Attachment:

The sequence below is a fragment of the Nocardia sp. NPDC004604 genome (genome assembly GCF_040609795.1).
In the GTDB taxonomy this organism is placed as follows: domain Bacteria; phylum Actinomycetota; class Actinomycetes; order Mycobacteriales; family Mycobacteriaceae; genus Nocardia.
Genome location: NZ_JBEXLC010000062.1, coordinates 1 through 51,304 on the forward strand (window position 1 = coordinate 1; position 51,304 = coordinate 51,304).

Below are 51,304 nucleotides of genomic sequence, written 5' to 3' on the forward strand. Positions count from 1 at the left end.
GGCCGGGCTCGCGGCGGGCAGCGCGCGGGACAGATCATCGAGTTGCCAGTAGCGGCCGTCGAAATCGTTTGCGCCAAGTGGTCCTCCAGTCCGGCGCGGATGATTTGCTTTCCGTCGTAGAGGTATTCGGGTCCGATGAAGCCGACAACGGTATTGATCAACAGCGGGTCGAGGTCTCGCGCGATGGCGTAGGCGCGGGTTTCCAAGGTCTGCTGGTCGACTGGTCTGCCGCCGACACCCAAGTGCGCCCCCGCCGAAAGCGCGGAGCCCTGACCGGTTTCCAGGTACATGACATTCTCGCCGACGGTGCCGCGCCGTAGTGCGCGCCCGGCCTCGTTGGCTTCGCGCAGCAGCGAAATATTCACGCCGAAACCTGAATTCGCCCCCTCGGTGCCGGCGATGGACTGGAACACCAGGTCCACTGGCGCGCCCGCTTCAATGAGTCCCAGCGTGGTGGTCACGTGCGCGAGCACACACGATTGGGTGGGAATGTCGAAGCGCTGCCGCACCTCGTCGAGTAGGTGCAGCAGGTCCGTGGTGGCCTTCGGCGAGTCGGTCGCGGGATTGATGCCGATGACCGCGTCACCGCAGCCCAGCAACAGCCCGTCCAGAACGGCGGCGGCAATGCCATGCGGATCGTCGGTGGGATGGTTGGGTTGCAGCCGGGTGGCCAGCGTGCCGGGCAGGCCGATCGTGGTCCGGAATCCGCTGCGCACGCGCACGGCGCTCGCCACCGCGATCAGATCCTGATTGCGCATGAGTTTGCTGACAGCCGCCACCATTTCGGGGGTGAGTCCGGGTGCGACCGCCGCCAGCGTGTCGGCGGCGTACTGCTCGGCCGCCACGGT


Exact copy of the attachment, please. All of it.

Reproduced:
The sequence below is a fragment of the Nocardia sp. NPDC004604 genome (genome assembly GCF_040609795.1).
In the GTDB taxonomy this organism is placed as follows: domain Bacteria; phylum Actinomycetota; class Actinomycetes; order Mycobacteriales; family Mycobacteriaceae; genus Nocardia.
Genome location: NZ_JBEXLC010000062.1, coordinates 1 through 51,304 on the forward strand (window position 1 = coordinate 1; position 51,304 = coordinate 51,304).

Below are 51,304 nucleotides of genomic sequence, written 5' to 3' on the forward strand. Positions count from 1 at the left end.
GGCCGGGCTCGCGGCGGGCAGCGCGCGGGACAGATCATCGAGTTGCCAGTAGCGGCCGTCGAAATCGTTTGCGCCAAGTGGTCCTCCAGTCCGGCGCGGATGATTTGCTTTCCGTCGTAGAGGTATTCGGGTCCGATGAAGCCGACAACGGTATTGATCAACAGCGGGTCGAGGTCTCGCGCGATGGCGTAGGCGCGGGTTTCCAAGGTCTGCTGGTCGACTGGTCTGCCGCCGACACCCAAGTGCGCCCCCGCCGAAAGCGCGGAGCCCTGACCGGTTTCCAGGTACATGACATTCTCGCCGACGGTGCCGCGCCGTAGTGCGCGCCCGGCCTCGTTGGCTTCGCGCAGCAGCGAAATATTCACGCCGAAACCTGAATTCGCCCCCTCGGTGCCGGCGATGGACTGGAACACCAGGTCCACTGGCGCGCCCGCTTCAATGAGTCCCAGCGTGGTGGTCACGTGCGCGAGCACACACGATTGGGTGGGAATGTCGAAGCGCTGCCGCACCTCGTCGAGTAGGTGCAGCAGGTCCGTGGTGGCCTTCGGCGAGTCGGTCGCGGGATTGATGCCGATGACCGCGTCACCGCAGCCCAGCAACAGCCCGTCCAGAACGGCGGCGGCAATGCCATGCGGATCGTCGGTGGGATGGTTGGGTTGCAGCCGGGTGGCCAGCGTGCCGGGCAGGCCGATCGTGGTCCGGAATCCGCTGCGCACGCGCACGGCGCTCGCCACCGCGATCAGATCCTGATTGCGCATGAGTTTGCTGACAGCCGCCACCATTTCGGGGGTGAGTCCGGGTGCGACCGCCGCCAGCGTGTCGGCGGCGTACTGCTCGGCCGCCACGGT